- The California Senate Energy, Utilities and Communications Committee will consider on Friday AB 1054, aimed at helping utilities pay wildfire damage liabilities, so long as they are not found responsible for sparking the blaze.
- The legislation represents Democratic Gov. Gavin Newsom's plan to establish a liquidity fund utilities could access — he has asked the legislature to pass the bill by the end of the July 12 session.
- The measure has support from renewable energy groups, but some consumer advocates say it eliminates important protections and aids utilities regardless of negligence.
The California legislature will attempt to pass AB 1054 in a week, but opposition is bubbling up that could complicate the governor's preferred schedule.
Attorneys representing wildfire victims say the legislation should be tabled or rewritten to include more consumer protections. Other advocates are calling the proposal a "bailout."
But several trade associations representing California's wind, solar, geothermal, and bioenergy industries say the legislation is necessary to "stabilize and hold accountable the state's largest utilities." The groups say they represent more than 28 GW of utility-scale and distributed renewable energy, serving more than a third of the states electricity portfolio.
"California's energy future is dependent upon getting to a financially stable market, as AB 1054 intends," Independent Energy Producers CEO Jan Smutny-Jones said in a statement.
The groups applaud AB 1054, saying it will create a fund that provides financial stability to utilities who adhere to new safety standards.
Some energy producers have a vested interest in how utilities fare with wildfire liability claims. Pacific Gas & Electric's bankruptcy this year led a judge to determine that the utility could potentially discharge above-market power purchase agreements in its Chapter 11 proceeding.
"This is a pivotal moment for California. We must urgently address fire prevention and reparation, ensure we have stable utilities and rates, and mitigate the climate crisis that's predicted to spur more fires," Large-scale Solar Association Executive Director Shannon Eddy said in a statement. "None of this is easy."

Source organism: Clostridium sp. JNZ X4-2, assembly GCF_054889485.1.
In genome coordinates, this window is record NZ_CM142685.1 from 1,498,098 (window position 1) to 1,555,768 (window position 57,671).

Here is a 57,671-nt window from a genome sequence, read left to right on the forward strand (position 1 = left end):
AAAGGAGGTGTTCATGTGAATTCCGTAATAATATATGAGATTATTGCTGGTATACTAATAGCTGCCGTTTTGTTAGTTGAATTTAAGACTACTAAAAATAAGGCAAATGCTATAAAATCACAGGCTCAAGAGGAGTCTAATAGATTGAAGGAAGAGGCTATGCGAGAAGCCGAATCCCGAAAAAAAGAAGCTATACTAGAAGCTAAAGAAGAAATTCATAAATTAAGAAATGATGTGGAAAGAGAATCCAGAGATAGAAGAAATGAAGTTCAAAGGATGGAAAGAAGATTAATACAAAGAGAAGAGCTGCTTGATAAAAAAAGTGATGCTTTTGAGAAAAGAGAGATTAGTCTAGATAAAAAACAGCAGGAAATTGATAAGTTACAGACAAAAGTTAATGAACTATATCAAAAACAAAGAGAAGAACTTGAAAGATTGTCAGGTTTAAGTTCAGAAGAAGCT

But some consumer advocates say the legislation means customers will wind up paying for wildfires they played no role in starting.
AB 1054 should be "materially amended or tabled," say Aguirre & Severson attorneys, which are representing utility customers in a pending wildfire case.
"The bill would relieve [investor-owned utilities] from having to prove they acted reasonably before passing their wildfire costs onto ratepayers," the firm said in a letter Tuesday to the Senate committee considering the legislation.
The measure's "reversed burden of proof standard would have the practical effect of making it nearly impossible for ratepayers to prevent the IOUs passing onto them unjust and unreasonable wildfire costs," the attorneys said.
California's interpretation of inverse condemnation holds utilities accountable for wildfires caused by their equipment, even if a company is not found negligent. The wildfire fund is one way the industry has considered addressing that risk for utilities.
The bill was called a "bailout" that would continue an annual $30 charge on customers, in an opinion piece published in the Sonoma Index-Tribune.
"Newsom cleverly devised his plan so customers rescuing the undeserving utilities would barely notice their new payments," wrote contributor Thomas Elias.
The fund would be seeded through a $2.50 monthly charge on customer bills, in place since the states energy crisis, that had been slated to roll off.
"Bills wouldn't change until after the next huge fire piles on even more claims," Elias wrote. "Business as usual would continue at companies that spent many years mismanaging safety operations."
One proposal would eliminate administrative law judges' independent proposed decision in rate setting proceedings, at the California Public Utilities Commission. The PUC said it does not have a position on the proposed legislation.